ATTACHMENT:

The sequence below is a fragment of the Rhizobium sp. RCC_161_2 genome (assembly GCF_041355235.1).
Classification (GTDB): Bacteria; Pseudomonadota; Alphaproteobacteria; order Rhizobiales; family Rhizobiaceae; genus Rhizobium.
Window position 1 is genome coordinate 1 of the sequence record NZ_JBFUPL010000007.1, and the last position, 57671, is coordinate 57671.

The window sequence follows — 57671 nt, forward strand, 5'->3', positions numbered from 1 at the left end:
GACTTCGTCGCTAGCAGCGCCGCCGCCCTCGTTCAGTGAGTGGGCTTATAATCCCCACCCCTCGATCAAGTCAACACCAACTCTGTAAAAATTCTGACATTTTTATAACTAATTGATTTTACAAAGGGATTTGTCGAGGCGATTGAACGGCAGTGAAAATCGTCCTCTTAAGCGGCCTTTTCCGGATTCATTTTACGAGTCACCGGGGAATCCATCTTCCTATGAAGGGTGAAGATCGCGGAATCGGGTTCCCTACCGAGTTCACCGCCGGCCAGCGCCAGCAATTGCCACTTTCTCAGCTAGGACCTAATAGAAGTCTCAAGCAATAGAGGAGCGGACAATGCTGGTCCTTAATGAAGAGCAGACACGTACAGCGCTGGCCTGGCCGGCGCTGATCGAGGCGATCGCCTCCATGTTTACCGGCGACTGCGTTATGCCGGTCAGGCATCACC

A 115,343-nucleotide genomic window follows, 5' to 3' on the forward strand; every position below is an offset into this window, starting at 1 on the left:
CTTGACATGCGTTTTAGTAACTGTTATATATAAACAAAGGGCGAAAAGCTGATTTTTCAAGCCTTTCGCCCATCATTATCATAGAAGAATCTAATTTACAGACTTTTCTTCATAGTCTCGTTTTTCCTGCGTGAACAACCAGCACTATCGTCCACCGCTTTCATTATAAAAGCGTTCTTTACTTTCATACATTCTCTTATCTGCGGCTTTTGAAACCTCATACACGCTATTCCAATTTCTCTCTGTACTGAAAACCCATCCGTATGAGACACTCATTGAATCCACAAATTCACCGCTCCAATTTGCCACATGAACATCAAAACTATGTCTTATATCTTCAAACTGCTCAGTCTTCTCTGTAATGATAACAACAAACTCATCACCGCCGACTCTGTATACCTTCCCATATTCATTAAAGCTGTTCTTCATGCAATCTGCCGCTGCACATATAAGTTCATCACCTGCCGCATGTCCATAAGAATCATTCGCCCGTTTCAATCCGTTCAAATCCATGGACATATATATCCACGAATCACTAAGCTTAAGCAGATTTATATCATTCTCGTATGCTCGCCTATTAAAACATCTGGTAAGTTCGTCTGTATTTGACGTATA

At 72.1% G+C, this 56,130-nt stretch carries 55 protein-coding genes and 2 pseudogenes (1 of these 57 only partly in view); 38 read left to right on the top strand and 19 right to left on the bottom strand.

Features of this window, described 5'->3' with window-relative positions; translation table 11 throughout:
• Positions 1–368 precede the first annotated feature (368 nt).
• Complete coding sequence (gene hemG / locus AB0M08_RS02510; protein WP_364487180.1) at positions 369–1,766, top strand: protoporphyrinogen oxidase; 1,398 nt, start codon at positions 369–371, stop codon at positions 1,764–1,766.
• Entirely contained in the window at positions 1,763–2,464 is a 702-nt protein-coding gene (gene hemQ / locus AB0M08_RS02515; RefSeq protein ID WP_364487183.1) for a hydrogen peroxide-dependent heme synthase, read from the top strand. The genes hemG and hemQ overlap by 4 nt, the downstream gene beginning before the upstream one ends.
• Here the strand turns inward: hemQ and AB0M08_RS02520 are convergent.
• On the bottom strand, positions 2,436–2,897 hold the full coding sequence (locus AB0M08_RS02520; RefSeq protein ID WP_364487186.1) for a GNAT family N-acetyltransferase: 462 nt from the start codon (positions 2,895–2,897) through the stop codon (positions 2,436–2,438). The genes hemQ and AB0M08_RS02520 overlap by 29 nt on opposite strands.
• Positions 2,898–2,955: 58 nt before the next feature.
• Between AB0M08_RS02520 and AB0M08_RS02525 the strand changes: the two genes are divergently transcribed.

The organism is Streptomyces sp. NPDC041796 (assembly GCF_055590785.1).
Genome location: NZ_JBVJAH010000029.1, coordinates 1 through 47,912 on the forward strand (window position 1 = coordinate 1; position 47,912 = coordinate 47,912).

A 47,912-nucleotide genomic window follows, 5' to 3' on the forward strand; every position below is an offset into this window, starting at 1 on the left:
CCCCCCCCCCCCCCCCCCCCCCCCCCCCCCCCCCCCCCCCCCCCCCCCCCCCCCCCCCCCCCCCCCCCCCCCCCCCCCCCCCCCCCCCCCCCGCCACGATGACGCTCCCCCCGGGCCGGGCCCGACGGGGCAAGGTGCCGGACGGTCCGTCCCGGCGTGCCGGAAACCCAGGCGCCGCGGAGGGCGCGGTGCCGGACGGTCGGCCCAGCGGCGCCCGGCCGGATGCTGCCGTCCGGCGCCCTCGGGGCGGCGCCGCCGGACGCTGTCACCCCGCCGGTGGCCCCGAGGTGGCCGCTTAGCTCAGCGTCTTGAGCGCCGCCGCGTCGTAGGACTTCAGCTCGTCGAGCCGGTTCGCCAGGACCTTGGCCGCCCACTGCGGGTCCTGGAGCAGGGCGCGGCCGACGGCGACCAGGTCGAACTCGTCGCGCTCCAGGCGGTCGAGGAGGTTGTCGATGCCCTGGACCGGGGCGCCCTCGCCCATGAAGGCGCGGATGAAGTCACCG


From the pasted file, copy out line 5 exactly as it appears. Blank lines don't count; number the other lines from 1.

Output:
GACTTCGTCGCTAGCAGCGCCGCCGCCCTCGTTCAGTGAGTGGGCTTATAATCCCCACCCCTCGATCAAGTCAACACCAACTCTGTAAAAATTCTGACATTTTTATAACTAATTGATTTTACAAAGGGATTTGTCGAGGCGATTGAACGGCAGTGAAAATCGTCCTCTTAAGCGGCCTTTTCCGGATTCATTTTACGAGTCACCGGGGAATCCATCTTCCTATGAAGGGTGAAGATCGCGGAATCGGGTTCCCTACCGAGTTCACCGCCGGCCAGCGCCAGCAATTGCCACTTTCTCAGCTAGGACCTAATAGAAGTCTCAAGCAATAGAGGAGCGGACAATGCTGGTCCTTAATGAAGAGCAGACACGTACAGCGCTGGCCTGGCCGGCGCTGATCGAGGCGATCGCCTCCATGTTTACCGGCGACTGCGTTATGCCGGTCAGGCATCACC